Irving Berlin’s White Christmas is back for a second year at the Norris Center For The Performing Arts with its four fantastic leads intact, the same sensational direction and choreography, designs like those you’d expect in the best regional theater productions, and—brand new this time round—a live pit orchestra. There may be other White Christmases around town this time of year, but this is the one to see, or see again.

45115_458541170847847_1334522304_n For many Americans, it simply wouldn’t be December without an annual viewing of the Bing Crosby/Danny Kaye holiday movie classic White Christmas, and for the past nine years, theatergoers have been able to experience this seasonal favorite live and in person in the delightful stage adaptation now back on the Norris Center stage.

David Ives and Paul Blake’s book sticks close to the movie’s screenplay by Norman Krasna, Norman Panama, and Melvin Frank, introducing us to Bob Wallace (Brent Schindele) and Phil Davis (David Lamoureux), Army buddies headlining a Christmas show for the troops somewhere in Europe in December of 1944. The event is also a sendoff for retiring Major General Thomas F. Waverly (Michael Prohaska), beloved by his fighting men.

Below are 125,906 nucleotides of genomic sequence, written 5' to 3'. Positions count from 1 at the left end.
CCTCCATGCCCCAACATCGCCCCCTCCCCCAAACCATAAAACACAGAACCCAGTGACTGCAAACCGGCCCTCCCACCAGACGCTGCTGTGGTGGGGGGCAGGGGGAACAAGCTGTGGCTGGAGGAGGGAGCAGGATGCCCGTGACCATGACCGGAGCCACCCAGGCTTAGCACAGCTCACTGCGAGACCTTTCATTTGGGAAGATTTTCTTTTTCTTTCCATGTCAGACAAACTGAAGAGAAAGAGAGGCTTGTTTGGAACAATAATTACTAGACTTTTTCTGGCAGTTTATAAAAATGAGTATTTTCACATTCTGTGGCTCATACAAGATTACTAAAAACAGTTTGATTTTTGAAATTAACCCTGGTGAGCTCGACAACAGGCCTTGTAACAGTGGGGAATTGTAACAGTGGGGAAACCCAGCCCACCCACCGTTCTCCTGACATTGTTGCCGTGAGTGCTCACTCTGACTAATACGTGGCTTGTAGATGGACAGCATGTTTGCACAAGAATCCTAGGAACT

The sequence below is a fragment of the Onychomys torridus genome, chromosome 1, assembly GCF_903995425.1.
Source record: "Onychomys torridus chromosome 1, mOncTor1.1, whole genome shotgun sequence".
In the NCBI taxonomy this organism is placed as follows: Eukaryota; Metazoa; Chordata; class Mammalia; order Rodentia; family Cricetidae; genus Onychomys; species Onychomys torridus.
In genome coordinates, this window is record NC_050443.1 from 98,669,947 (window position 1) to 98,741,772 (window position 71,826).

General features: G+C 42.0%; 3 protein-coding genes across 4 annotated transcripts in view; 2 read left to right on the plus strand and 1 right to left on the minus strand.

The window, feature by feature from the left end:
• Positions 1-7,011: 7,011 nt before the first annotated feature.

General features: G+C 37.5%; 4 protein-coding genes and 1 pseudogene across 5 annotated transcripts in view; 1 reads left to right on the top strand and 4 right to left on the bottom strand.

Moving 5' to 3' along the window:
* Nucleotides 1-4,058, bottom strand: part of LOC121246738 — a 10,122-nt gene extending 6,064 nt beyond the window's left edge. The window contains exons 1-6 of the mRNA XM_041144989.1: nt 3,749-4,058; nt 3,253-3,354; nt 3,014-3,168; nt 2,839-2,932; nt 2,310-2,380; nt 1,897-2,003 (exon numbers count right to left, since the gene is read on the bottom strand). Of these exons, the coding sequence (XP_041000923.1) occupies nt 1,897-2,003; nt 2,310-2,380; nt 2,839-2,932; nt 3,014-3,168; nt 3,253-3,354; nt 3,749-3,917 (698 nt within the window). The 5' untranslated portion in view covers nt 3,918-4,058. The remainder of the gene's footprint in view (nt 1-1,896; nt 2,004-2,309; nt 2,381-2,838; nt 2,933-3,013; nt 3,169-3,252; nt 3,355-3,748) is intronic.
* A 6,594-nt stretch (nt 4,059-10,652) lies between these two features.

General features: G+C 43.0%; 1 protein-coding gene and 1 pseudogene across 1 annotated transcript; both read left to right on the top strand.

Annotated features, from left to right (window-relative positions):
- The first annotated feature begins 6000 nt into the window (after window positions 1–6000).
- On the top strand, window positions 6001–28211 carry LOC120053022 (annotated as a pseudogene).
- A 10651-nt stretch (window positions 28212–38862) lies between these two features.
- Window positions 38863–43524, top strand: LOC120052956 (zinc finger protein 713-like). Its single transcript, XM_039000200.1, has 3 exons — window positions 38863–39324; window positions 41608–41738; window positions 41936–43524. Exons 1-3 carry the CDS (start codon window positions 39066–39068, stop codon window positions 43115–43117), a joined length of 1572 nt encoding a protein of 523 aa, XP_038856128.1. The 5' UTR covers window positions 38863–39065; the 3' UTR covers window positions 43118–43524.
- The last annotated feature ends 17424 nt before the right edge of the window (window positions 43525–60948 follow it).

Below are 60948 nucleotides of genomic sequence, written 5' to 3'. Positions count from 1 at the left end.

Cut to ten years later, with Bob and Phil having made it big in nightclubs, radio, and TV’s Ed Sullivan Show.

432238_458541034181194_2133663943_n A letter from a former army buddy asks them to audition sister act Betty and Judy Haines (Gail Bennett and Tro Shaw), which they do, and are suitably impressed even after it turns out that the letter was actually written by Judy.